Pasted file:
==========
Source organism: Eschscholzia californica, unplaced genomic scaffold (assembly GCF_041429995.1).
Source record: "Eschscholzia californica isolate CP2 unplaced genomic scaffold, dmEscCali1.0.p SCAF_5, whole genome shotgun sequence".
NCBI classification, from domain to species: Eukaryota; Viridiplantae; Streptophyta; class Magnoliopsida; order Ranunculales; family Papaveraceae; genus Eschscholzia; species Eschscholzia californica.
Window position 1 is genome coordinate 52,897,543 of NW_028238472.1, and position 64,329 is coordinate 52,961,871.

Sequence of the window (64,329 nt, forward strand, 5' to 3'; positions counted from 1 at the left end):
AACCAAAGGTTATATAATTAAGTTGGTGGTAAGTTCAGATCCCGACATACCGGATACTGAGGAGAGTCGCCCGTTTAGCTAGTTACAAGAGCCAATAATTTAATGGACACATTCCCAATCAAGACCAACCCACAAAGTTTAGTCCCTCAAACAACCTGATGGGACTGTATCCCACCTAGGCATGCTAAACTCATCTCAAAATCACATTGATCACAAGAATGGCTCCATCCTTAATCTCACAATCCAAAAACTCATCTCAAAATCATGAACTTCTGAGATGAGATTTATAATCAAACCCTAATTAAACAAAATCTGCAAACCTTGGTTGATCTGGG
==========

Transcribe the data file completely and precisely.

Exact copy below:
Source organism: Eschscholzia californica, unplaced genomic scaffold (assembly GCF_041429995.1).
Source record: "Eschscholzia californica isolate CP2 unplaced genomic scaffold, dmEscCali1.0.p SCAF_5, whole genome shotgun sequence".
NCBI classification, from domain to species: Eukaryota; Viridiplantae; Streptophyta; class Magnoliopsida; order Ranunculales; family Papaveraceae; genus Eschscholzia; species Eschscholzia californica.
Window position 1 is genome coordinate 52,897,543 of NW_028238472.1, and position 64,329 is coordinate 52,961,871.

Sequence of the window (64,329 nt, forward strand, 5' to 3'; positions counted from 1 at the left end):
AACCAAAGGTTATATAATTAAGTTGGTGGTAAGTTCAGATCCCGACATACCGGATACTGAGGAGAGTCGCCCGTTTAGCTAGTTACAAGAGCCAATAATTTAATGGACACATTCCCAATCAAGACCAACCCACAAAGTTTAGTCCCTCAAACAACCTGATGGGACTGTATCCCACCTAGGCATGCTAAACTCATCTCAAAATCACATTGATCACAAGAATGGCTCCATCCTTAATCTCACAATCCAAAAACTCATCTCAAAATCATGAACTTCTGAGATGAGATTTATAATCAAACCCTAATTAAACAAAATCTGCAAACCTTGGTTGATCTGGG